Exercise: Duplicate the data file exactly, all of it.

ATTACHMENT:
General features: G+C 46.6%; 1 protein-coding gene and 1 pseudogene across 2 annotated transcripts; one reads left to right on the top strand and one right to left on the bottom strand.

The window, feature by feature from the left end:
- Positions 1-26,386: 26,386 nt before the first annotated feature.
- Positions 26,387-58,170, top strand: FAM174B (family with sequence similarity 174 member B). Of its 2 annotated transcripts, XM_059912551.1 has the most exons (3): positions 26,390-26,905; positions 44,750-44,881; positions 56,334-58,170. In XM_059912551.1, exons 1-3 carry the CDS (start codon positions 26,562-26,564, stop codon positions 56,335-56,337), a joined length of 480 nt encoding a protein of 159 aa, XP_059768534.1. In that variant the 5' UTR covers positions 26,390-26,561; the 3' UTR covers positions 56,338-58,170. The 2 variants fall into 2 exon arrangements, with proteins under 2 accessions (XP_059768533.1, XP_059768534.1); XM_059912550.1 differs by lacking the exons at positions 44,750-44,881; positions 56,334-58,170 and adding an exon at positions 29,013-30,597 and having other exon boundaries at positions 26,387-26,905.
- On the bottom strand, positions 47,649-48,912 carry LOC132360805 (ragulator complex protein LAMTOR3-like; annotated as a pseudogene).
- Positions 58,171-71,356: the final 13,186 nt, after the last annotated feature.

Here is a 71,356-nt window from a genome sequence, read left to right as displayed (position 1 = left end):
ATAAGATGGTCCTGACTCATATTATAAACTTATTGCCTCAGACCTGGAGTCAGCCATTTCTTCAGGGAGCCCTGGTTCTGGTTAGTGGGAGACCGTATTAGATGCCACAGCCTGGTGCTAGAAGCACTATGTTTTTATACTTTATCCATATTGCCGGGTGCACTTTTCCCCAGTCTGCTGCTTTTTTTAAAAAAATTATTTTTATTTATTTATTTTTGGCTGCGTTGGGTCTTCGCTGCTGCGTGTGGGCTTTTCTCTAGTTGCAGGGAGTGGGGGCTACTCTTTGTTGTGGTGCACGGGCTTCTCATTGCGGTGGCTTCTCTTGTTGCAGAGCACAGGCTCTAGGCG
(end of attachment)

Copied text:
General features: G+C 46.6%; 1 protein-coding gene and 1 pseudogene across 2 annotated transcripts; one reads left to right on the top strand and one right to left on the bottom strand.

The window, feature by feature from the left end:
- Positions 1-26,386: 26,386 nt before the first annotated feature.
- Positions 26,387-58,170, top strand: FAM174B (family with sequence similarity 174 member B). Of its 2 annotated transcripts, XM_059912551.1 has the most exons (3): positions 26,390-26,905; positions 44,750-44,881; positions 56,334-58,170. In XM_059912551.1, exons 1-3 carry the CDS (start codon positions 26,562-26,564, stop codon positions 56,335-56,337), a joined length of 480 nt encoding a protein of 159 aa, XP_059768534.1. In that variant the 5' UTR covers positions 26,390-26,561; the 3' UTR covers positions 56,338-58,170. The 2 variants fall into 2 exon arrangements, with proteins under 2 accessions (XP_059768533.1, XP_059768534.1); XM_059912550.1 differs by lacking the exons at positions 44,750-44,881; positions 56,334-58,170 and adding an exon at positions 29,013-30,597 and having other exon boundaries at positions 26,387-26,905.
- On the bottom strand, positions 47,649-48,912 carry LOC132360805 (ragulator complex protein LAMTOR3-like; annotated as a pseudogene).
- Positions 58,171-71,356: the final 13,186 nt, after the last annotated feature.

Here is a 71,356-nt window from a genome sequence, read left to right as displayed (position 1 = left end):
ATAAGATGGTCCTGACTCATATTATAAACTTATTGCCTCAGACCTGGAGTCAGCCATTTCTTCAGGGAGCCCTGGTTCTGGTTAGTGGGAGACCGTATTAGATGCCACAGCCTGGTGCTAGAAGCACTATGTTTTTATACTTTATCCATATTGCCGGGTGCACTTTTCCCCAGTCTGCTGCTTTTTTTAAAAAAATTATTTTTATTTATTTATTTTTGGCTGCGTTGGGTCTTCGCTGCTGCGTGTGGGCTTTTCTCTAGTTGCAGGGAGTGGGGGCTACTCTTTGTTGTGGTGCACGGGCTTCTCATTGCGGTGGCTTCTCTTGTTGCAGAGCACAGGCTCTAGGCG